A 1986 UK Hutchinson first edition hardback of Kingsley Amis's The Old Devils. This is one of those books you tend to see everywhere, although almost invariably what you'll see are book club editions or reprints of the hardback. Which is what I figured this copy was, until I check the front flap – price present and correct – and examined the indicia, where there was no trace of the dreaded words "reprinted twice". So it's a true first edition/impression, and therefore a small result. A glance on AbeBooks confirms there are a fair few firsts available online, but you'd have to negotiate the inexpert knowledge of many so-called booksellers in order to get hold of a true first – i.e. not a reprint – and who can be fagged with that? Well, I can sometimes – and I'll be blogging about a couple of cases soon – but not in this instance. There are just too many copies out there, and evidently it's just too much to ask of some booksellers to, y'know, check if there's a price on the front flap or if it says "reprinted" in the indicia.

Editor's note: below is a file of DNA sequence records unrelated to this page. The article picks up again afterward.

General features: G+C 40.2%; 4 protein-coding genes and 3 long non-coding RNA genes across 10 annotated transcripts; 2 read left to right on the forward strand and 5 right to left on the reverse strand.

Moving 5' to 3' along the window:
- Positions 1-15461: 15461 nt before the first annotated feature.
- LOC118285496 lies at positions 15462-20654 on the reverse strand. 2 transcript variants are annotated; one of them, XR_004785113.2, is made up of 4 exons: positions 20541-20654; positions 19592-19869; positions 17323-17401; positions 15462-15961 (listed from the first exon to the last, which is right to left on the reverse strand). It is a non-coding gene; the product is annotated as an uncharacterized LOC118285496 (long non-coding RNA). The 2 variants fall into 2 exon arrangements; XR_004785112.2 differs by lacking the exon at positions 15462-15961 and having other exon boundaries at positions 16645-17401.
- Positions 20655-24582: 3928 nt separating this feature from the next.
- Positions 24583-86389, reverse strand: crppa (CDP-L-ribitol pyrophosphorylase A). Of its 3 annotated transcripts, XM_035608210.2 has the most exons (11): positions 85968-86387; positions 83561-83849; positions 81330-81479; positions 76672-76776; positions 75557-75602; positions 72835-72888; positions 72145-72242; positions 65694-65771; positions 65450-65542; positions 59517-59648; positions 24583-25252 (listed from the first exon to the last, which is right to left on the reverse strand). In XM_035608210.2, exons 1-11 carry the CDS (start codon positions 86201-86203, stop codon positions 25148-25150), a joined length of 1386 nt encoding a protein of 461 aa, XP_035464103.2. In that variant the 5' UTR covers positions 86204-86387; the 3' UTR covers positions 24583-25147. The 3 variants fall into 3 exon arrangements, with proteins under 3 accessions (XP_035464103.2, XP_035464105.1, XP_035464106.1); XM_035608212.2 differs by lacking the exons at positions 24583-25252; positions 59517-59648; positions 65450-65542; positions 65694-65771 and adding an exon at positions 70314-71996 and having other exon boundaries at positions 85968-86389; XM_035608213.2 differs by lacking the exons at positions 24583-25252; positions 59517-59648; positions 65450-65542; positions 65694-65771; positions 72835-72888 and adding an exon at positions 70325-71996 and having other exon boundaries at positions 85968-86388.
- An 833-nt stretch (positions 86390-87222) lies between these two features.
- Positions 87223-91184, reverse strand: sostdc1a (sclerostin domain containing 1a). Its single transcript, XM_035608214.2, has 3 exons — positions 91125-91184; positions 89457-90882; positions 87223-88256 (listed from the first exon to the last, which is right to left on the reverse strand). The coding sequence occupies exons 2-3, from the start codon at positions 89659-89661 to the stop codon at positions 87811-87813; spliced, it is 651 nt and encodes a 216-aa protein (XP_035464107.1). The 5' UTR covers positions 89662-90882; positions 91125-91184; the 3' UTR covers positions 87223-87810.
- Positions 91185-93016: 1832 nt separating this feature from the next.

As for the reason there are so many reprints of the hardback of The Old Devils, famously it won the 1986 Booker Prize for Amis. At the time it was kind of assumed he was awarded the prize not so much because The Old Devils was particularly great but because it was widely accepted Amis was well past his best and if he didn't win the Booker soon he'd be dead anyway. But as this Guardian Book Blog post reasons, it's more likely The Old Devils won that year because it was a better book than any other on the shortlist – a list which included Margaret Atwood's The Handmaid's Tale and Kazuo Ishiguro's An Artist of the Floating World.
In fact, as anyone who's read further into Amis's body of work than Lucky Jim can attest, contemporaneously Amis was a better writer than almost anyone you care to name, his mid- to later novels included, so it's nice that opinion is finally catching up with fact. I for one am certainly looking forward to reading this one. The illustration on the front cover, by the way, is by Alastair Taylor, who I think is this Alastair Taylor.